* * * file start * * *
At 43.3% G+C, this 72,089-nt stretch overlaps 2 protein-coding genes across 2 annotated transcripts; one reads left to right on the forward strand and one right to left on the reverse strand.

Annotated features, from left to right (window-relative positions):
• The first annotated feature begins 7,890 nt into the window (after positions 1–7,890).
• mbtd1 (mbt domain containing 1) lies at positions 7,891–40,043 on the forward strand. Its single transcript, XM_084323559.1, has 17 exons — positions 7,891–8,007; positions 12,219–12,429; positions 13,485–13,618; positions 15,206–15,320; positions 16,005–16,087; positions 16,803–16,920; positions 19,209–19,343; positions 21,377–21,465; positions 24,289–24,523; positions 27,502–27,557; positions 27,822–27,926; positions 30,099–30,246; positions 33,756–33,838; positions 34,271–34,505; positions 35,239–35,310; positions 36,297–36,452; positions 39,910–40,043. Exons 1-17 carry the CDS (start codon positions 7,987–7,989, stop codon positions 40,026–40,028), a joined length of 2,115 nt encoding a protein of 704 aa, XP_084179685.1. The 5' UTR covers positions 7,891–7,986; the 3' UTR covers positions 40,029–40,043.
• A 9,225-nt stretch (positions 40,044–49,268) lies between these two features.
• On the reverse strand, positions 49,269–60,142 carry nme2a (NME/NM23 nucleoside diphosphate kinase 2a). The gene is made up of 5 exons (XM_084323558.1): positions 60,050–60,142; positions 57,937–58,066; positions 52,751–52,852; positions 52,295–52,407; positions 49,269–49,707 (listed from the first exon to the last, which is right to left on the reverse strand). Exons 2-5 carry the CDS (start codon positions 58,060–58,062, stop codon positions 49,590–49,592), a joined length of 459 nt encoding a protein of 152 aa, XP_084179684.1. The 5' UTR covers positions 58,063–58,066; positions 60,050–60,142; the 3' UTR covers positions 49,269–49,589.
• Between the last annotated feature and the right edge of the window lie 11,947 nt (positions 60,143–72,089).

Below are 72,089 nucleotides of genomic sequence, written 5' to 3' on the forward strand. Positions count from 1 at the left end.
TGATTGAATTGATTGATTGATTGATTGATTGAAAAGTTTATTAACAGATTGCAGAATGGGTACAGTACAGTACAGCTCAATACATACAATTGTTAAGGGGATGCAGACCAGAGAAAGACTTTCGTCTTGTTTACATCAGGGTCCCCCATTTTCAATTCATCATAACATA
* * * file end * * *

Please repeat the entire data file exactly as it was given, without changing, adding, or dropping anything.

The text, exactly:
At 43.3% G+C, this 72,089-nt stretch overlaps 2 protein-coding genes across 2 annotated transcripts; one reads left to right on the forward strand and one right to left on the reverse strand.

Annotated features, from left to right (window-relative positions):
• The first annotated feature begins 7,890 nt into the window (after positions 1–7,890).
• mbtd1 (mbt domain containing 1) lies at positions 7,891–40,043 on the forward strand. Its single transcript, XM_084323559.1, has 17 exons — positions 7,891–8,007; positions 12,219–12,429; positions 13,485–13,618; positions 15,206–15,320; positions 16,005–16,087; positions 16,803–16,920; positions 19,209–19,343; positions 21,377–21,465; positions 24,289–24,523; positions 27,502–27,557; positions 27,822–27,926; positions 30,099–30,246; positions 33,756–33,838; positions 34,271–34,505; positions 35,239–35,310; positions 36,297–36,452; positions 39,910–40,043. Exons 1-17 carry the CDS (start codon positions 7,987–7,989, stop codon positions 40,026–40,028), a joined length of 2,115 nt encoding a protein of 704 aa, XP_084179685.1. The 5' UTR covers positions 7,891–7,986; the 3' UTR covers positions 40,029–40,043.
• A 9,225-nt stretch (positions 40,044–49,268) lies between these two features.
• On the reverse strand, positions 49,269–60,142 carry nme2a (NME/NM23 nucleoside diphosphate kinase 2a). The gene is made up of 5 exons (XM_084323558.1): positions 60,050–60,142; positions 57,937–58,066; positions 52,751–52,852; positions 52,295–52,407; positions 49,269–49,707 (listed from the first exon to the last, which is right to left on the reverse strand). Exons 2-5 carry the CDS (start codon positions 58,060–58,062, stop codon positions 49,590–49,592), a joined length of 459 nt encoding a protein of 152 aa, XP_084179684.1. The 5' UTR covers positions 58,063–58,066; positions 60,050–60,142; the 3' UTR covers positions 49,269–49,589.
• Between the last annotated feature and the right edge of the window lie 11,947 nt (positions 60,143–72,089).

Below are 72,089 nucleotides of genomic sequence, written 5' to 3' on the forward strand. Positions count from 1 at the left end.
TGATTGAATTGATTGATTGATTGATTGATTGAAAAGTTTATTAACAGATTGCAGAATGGGTACAGTACAGTACAGCTCAATACATACAATTGTTAAGGGGATGCAGACCAGAGAAAGACTTTCGTCTTGTTTACATCAGGGTCCCCCATTTTCAATTCATCATAACATA